One of the best parts of having a local blog is that I get the change to share about things that are important to the Northwest community. I’m thrilled to partner with Comcast today to highlight one particular organization making a difference in the Portland community: CASA for Children.
As many of you know, my husband and I became certified foster parents in 2014 and we’ve had two school-aged children in our care for almost 18 months. It takes a fairly big team of people to move a child’s case along the path to either returning the kids to their parents or finding another permanent home and we’ve been fortunate to have a pretty great group of professionals working with our foster kids and our family.
Even with a strong team of paid professionals (caseworkers, visit supervisors, attorneys, therapists, the judge, etc.), nothing beats having community members who step in to offer support, encouragement, and wise counsel. This is where our kids’ Court-Appointed Special Advocate (CASA) enters the picture.
Mike (not his real name) is our foster children’s volunteer CASA. Mike advocates for the best interests of our kids in the courtroom and in the community. Primarily, his job is to offer the judge the critical information she needs to ensure that our kids’ rights and needs are attended to while they are in foster care.
Mike meets with our foster kids once a month, he talks to all of their teachers, therapists, and doctors, and makes sure the best interests of our kids are being represented from the time they entered care until they land in their forever home. This man works tirelessly to make sure these kids don’t “fall through the cracks” of the state child welfare system — and you know there are some giant cracks in the system. He’s the “squeaky wheel” that makes sure our kids’ needs remain a priority for their caseworker and other workers.
As an example, there was a month-long period last year when our kids’ visits with their mom kept getting cancelled by DHS. After the third cancellation (and several phone calls and emails with various DHS people), I texted Mike asking for back-up. He immediately make the calls that resulted in getting these crucial visits back on track, because when a CASA calls, things tend to start moving :).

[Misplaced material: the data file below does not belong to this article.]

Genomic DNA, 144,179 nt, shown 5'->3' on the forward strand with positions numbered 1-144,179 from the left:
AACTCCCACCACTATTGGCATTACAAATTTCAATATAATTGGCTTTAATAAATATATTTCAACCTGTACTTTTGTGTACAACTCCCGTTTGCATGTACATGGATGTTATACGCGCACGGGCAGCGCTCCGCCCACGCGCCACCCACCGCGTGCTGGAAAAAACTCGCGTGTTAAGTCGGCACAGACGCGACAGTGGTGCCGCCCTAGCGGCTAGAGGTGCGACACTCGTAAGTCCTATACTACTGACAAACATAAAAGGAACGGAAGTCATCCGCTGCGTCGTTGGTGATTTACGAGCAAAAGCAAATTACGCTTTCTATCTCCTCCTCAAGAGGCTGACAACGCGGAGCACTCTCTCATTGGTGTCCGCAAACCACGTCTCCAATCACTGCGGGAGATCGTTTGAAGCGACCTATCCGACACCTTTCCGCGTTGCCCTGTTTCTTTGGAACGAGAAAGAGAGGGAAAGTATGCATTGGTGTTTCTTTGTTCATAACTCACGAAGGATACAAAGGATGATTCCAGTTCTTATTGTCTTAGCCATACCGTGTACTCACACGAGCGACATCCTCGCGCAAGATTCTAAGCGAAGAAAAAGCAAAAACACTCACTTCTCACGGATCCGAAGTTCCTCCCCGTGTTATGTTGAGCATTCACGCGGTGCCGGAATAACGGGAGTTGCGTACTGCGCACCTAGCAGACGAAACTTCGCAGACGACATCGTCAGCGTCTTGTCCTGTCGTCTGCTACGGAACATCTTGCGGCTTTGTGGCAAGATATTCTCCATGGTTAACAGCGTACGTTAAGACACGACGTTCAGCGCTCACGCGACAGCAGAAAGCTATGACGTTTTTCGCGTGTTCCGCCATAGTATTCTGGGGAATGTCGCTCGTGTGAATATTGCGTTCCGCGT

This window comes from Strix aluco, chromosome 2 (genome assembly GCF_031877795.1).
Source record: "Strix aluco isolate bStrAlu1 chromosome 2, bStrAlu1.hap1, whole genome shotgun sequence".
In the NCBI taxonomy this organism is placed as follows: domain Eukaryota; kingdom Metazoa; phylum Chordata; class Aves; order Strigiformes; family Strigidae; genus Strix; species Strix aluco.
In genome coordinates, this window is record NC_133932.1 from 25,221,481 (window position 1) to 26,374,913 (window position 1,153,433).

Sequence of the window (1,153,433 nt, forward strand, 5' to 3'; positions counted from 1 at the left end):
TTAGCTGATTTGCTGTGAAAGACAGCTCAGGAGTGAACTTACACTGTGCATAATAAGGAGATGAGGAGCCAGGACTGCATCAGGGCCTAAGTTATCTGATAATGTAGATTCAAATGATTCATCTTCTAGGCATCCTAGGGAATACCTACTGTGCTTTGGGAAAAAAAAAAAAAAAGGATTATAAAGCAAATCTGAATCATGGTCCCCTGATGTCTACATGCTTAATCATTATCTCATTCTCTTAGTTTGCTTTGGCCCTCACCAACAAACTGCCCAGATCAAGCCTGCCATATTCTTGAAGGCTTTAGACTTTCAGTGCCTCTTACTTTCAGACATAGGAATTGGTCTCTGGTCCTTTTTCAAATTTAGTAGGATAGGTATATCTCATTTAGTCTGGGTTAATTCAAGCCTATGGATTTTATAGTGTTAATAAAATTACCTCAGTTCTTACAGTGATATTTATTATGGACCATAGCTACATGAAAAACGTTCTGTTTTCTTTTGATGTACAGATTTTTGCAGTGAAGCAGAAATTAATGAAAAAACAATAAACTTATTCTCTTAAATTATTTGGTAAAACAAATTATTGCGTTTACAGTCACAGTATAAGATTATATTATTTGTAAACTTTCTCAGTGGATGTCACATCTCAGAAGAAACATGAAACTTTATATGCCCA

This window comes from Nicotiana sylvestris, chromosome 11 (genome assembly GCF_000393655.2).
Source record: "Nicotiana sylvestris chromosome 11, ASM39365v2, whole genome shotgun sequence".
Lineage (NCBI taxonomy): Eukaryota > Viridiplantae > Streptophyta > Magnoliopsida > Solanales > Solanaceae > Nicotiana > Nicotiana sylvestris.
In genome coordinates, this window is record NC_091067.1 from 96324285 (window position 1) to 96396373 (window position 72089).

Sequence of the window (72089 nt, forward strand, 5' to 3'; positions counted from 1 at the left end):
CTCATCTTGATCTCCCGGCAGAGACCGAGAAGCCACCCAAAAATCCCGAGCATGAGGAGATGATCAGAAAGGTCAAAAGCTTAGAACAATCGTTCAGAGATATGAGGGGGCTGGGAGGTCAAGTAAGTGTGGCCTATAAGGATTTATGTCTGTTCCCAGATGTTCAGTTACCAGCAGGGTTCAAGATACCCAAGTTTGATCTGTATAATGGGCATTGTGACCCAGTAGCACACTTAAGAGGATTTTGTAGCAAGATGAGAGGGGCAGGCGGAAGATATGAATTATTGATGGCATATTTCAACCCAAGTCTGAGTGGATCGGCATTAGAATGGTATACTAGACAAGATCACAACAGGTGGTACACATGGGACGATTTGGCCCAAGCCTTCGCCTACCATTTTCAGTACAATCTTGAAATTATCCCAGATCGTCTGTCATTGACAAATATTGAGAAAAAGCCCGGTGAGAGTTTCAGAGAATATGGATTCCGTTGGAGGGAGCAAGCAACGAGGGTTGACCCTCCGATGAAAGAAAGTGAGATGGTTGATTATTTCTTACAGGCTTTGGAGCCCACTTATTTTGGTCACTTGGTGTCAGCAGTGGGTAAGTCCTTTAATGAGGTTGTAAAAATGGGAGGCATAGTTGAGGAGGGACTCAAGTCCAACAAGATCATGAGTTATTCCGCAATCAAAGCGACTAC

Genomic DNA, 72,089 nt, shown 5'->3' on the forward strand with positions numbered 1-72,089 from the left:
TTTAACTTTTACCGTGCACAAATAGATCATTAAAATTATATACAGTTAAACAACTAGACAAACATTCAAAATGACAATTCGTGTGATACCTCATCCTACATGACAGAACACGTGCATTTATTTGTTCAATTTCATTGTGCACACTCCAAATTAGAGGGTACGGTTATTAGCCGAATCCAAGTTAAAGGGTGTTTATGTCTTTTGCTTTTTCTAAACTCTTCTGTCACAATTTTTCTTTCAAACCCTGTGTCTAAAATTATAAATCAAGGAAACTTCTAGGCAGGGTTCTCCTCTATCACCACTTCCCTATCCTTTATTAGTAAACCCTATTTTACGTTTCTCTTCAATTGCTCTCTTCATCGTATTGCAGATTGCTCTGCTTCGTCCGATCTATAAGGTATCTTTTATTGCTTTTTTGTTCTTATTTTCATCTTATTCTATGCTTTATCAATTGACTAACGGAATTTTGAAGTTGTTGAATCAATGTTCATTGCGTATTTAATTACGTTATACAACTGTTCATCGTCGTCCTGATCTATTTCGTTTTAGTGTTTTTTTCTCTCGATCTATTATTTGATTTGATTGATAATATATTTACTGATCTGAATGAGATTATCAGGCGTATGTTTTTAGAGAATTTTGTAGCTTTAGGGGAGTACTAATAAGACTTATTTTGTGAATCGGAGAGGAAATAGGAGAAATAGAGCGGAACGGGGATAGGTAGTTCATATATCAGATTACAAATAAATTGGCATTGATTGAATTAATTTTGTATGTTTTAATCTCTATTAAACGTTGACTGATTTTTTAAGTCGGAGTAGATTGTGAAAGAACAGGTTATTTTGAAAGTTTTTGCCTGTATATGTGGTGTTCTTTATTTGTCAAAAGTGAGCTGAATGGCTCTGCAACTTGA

The bummer part is that many children in foster care do not have a CASA simply because there are not enough community volunteers. I am in a number of Facebook groups for foster parents and I watch foster parents over and over ask how they can get their child a CASA. These foster parents are desperate for community members (like you and me) to join them in making sure their foster kids’ needs and rights are honored.
There are about 101 ways to support children in the foster care system or in danger of entering it. If you’d like to have a tremendous impact in the lives of vulnerable children in your community, please consider becoming a CASA. (Find a CASA program near you here).
Giant props to Comcast for selecting CASA for Children as one of their community partners. Comcast invests in Portland and its citizens and their financial investment in Portland’s children experiencing abuse and neglect, through CASA for Children, will have a lasting impact in these kids lives and ultimately our entire community. Find out more about how Comcast is investing in the local Portland community here.
This is a sponsored conversation written by me on behalf of Comcast. The opinions and text are all mine.
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